As Christians, we see the work of Christ on the cross as the only solution to the problem of sin. We believe that Christ had to die in order for any sinners to be saved. If God is completely sovereign over all things, however, why is atonement necessary? Why could God not simply decide that He would forgive somebody’s sins if He wanted?
The answer to the question lies not in any limitation of God’s sovereign power but rather in the essence of His character. The Bible teaches that God is sovereign (Ps. 135:6, Ps. 115:3, Is. 46:10). Nothing outside of God limits His power. He is, however, self-limited. God cannot act contrary to His own nature or He would cease to be the God revealed in His Word. The God of the Bible is perfect in all of His attributes. He is perfectly holy, just, and true. His power is therefore always consistent with those attributes, always consistent with who He is, and there is no shadow of turning with Him (Jas. 1:17).
This idea of divine self-limitation is not speculative theology, it is revealed in the Bible in several places. It is perhaps most clear in the sixth chapter of Hebrews where the writer explains that God could not swear by any name greater than His own and that He cannot lie (Heb. 6:13-18). God does what He wills but always does it in a way that is true to who He is. The Bible reveals that not only is God sovereign, but He is also holy, righteous, and just (Is. 6:3, Is. 5:16, Job 37:23).
The perfection of God makes the atonement necessary because God cannot be righteous if He allows sin to go unpunished. Unlike Islam, which teaches that Allah can simply use his sovereign power to disregard the sinfulness of those he chooses and allow them into paradise, the Christian God does not undermine His own law (thus denying His holy character) in order to do so. God is so holy that any sin is a form of cosmic rebellion and if God did not punish such treason, His righteousness and justice are compromised.
Suppose that a man was a guilty of a brutal crime such as rape or murder and the evidence of his guilt was unquestioned. Now, suppose that the man is brought before a judge and despite the evidence, the judge decides to let him go. Not only does the judge let him go, but gives him great honors and comforts. We all agree this would be a great injustice and an unrighteous judgment. In the case of salvation, the offensiveness of the crime is far worse and the mercy of the court is a far more outrageous pardon.
This brings us to one of the most fundamental theological problems for fallen humankind. How is it possible for a holy, righteous God to save sinners without being unjust? How can God fulfill the promises He has made to rebellious sinners without compromising His own perfect character?
The answer is the Gospel. The apostle Paul explains in the letter to the Romans:
“…all have sinned and fall short of the glory of God, and are justified by his grace as a gift, through the redemption that is in Christ Jesus, whom God put forward as a propitiation by his blood, to be received by faith. This was to show God's righteousness, because in his divine forbearance he had passed over former sins. It was to show his righteousness at the present time, so that he might be just and the justifier of the one who has faith in Jesus.” (Romans 3:23-26)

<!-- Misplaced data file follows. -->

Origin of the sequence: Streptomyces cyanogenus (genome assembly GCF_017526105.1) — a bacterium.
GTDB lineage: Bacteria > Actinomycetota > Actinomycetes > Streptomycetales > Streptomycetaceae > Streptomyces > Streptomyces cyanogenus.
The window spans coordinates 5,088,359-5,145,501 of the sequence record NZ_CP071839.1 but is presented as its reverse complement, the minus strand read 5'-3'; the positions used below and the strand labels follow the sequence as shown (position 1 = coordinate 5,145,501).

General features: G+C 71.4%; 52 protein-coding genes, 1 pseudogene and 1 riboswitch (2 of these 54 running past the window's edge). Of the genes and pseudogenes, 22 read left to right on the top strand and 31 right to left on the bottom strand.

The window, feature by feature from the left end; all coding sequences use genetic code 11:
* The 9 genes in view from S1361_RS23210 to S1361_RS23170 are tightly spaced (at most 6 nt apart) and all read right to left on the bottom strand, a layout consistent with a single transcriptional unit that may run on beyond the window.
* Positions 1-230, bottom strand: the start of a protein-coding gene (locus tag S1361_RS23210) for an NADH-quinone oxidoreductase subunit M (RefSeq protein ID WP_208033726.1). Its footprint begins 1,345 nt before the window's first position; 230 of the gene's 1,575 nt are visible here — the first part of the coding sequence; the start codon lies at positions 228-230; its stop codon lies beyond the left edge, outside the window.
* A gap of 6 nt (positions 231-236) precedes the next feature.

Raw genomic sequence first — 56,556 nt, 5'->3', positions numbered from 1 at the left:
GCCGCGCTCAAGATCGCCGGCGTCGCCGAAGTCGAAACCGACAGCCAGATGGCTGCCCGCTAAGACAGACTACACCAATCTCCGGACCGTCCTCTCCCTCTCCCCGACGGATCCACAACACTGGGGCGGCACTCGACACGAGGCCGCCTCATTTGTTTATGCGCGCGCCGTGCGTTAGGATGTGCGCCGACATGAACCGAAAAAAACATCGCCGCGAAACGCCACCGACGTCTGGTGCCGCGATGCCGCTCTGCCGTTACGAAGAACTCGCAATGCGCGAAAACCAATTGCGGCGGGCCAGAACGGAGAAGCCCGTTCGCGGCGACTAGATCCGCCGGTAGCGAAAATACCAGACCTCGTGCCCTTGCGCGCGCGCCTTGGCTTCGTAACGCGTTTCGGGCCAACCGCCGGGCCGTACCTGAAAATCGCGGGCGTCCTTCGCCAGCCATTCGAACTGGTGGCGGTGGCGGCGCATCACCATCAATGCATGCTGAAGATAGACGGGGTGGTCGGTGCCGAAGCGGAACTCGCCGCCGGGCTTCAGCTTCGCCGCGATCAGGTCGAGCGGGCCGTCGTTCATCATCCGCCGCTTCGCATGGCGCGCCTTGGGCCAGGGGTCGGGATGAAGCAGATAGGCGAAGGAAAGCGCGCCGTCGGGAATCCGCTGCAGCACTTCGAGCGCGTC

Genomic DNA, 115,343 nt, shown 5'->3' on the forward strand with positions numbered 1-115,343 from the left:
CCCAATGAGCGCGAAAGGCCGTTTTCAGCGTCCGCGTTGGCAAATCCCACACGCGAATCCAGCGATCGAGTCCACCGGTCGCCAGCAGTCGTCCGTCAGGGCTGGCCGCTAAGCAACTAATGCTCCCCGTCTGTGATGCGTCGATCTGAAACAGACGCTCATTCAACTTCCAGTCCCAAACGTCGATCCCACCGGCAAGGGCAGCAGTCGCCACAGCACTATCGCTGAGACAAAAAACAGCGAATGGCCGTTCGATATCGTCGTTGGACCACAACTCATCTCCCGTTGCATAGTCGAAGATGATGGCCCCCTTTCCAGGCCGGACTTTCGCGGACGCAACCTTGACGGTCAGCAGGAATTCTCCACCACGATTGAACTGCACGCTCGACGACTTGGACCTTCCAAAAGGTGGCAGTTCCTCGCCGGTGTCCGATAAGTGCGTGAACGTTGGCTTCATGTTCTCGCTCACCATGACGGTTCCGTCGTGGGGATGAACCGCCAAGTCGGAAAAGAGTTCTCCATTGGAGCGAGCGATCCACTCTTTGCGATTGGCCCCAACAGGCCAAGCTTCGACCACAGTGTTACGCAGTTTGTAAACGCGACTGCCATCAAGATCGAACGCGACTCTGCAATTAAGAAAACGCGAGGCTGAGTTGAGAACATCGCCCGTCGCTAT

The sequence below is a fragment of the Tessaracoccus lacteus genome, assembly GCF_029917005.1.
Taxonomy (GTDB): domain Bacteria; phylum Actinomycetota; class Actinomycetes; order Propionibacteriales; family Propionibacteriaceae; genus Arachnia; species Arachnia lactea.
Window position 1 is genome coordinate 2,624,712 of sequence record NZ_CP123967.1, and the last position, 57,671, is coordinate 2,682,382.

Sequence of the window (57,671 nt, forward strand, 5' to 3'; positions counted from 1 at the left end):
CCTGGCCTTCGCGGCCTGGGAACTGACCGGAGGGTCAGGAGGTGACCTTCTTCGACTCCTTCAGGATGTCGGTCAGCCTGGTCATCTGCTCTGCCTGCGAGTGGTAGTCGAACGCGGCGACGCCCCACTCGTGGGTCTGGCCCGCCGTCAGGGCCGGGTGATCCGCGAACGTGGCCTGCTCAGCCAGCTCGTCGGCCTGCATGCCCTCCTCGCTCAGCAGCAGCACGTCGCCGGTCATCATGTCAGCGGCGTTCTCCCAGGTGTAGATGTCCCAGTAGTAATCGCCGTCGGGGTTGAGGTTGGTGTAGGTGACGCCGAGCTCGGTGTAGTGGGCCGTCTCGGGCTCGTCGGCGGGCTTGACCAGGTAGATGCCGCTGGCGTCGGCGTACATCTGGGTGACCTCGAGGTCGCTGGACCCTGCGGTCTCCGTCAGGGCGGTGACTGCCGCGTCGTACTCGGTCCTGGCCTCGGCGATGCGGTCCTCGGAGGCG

It was not enough for sinners simply to be pardoned; they must be justified in a way that is consistent with the righteousness of God. Since none are righteous and all have sinned the solution had to come from God (Rom. 3:10, Eph. 2:4-5), while the only appropriate representative to provide atonement had to be human (Rom. 5:15, 8:3-4). Therefore, God was pleased to offer salvation through faith in the God-man Jesus Christ. Our sins, however, are not simply ignored.
Notice what Paul says about this atoning sacrifice, “This was to show God's righteousness, because in his divine forbearance he had passed over former sins.” In order for the righteousness of God to remain uncompromised, He had to judge sin. The suffering of Christ was a demonstration of God’s holy wrath against sin so that no valid charge of injustice or unrighteousness can be made. This is why Paul says Christ is a “propitiation”, which means that He satisfies the wrath of God. All sin is therefore justly punished; the question is if Jesus pays for our sin or if we will have to pay the penalty ourselves.
Paul goes on to say, “It was to show his righteousness at the present time, so that he might be just and the justifier of the one who has faith in Jesus.” Because of the atoning work of Jesus Christ, God is both just and the justifier of sinners. The cross is where God’s mercy and His justice come together.
The atonement is necessary in order to for a holy God to save sinners without compromising His justice. He does not act contrary to His own nature. Salvation is the result of God’s sovereignty, but not as an expression of brute power. Instead, God’s sovereign work in the salvation of sinners is a demonstration of His love and mercy.
The perfect balance of power and love that is expressed in the cross of Jesus Christ is not only a theological necessity but is a great comfort to believers. Since God’s righteousness, grace, and power are all perfectly displayed in Christ, we can look to the cross as assurance that God will keep His promises (Rom. 8:32). Christians are not hoping on the whim of a changing God for their salvation. We trust in the promises of a perfect, righteous, holy, and loving God who has already demonstrated His commitment to those whom He loves.